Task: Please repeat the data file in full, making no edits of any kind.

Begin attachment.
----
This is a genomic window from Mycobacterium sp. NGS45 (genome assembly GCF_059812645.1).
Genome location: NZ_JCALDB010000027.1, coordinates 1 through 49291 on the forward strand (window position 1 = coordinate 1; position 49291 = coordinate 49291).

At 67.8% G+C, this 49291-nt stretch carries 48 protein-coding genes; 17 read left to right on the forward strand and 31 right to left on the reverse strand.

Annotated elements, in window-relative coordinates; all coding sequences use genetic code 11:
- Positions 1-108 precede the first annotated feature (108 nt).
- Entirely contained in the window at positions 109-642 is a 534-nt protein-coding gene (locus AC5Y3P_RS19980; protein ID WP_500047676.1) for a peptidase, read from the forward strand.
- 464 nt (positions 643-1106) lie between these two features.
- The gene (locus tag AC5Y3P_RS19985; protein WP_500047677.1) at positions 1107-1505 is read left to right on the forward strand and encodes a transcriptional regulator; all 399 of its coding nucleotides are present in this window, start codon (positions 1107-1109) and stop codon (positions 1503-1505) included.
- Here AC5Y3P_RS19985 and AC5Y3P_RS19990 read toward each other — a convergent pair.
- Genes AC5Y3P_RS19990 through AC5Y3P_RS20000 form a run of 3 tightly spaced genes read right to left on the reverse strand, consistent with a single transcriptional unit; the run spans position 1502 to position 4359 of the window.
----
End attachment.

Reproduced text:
This is a genomic window from Mycobacterium sp. NGS45 (genome assembly GCF_059812645.1).
Genome location: NZ_JCALDB010000027.1, coordinates 1 through 49291 on the forward strand (window position 1 = coordinate 1; position 49291 = coordinate 49291).

At 67.8% G+C, this 49291-nt stretch carries 48 protein-coding genes; 17 read left to right on the forward strand and 31 right to left on the reverse strand.

Annotated elements, in window-relative coordinates; all coding sequences use genetic code 11:
- Positions 1-108 precede the first annotated feature (108 nt).
- Entirely contained in the window at positions 109-642 is a 534-nt protein-coding gene (locus AC5Y3P_RS19980; protein ID WP_500047676.1) for a peptidase, read from the forward strand.
- 464 nt (positions 643-1106) lie between these two features.
- The gene (locus tag AC5Y3P_RS19985; protein WP_500047677.1) at positions 1107-1505 is read left to right on the forward strand and encodes a transcriptional regulator; all 399 of its coding nucleotides are present in this window, start codon (positions 1107-1109) and stop codon (positions 1503-1505) included.
- Here AC5Y3P_RS19985 and AC5Y3P_RS19990 read toward each other — a convergent pair.
- Genes AC5Y3P_RS19990 through AC5Y3P_RS20000 form a run of 3 tightly spaced genes read right to left on the reverse strand, consistent with a single transcriptional unit; the run spans position 1502 to position 4359 of the window.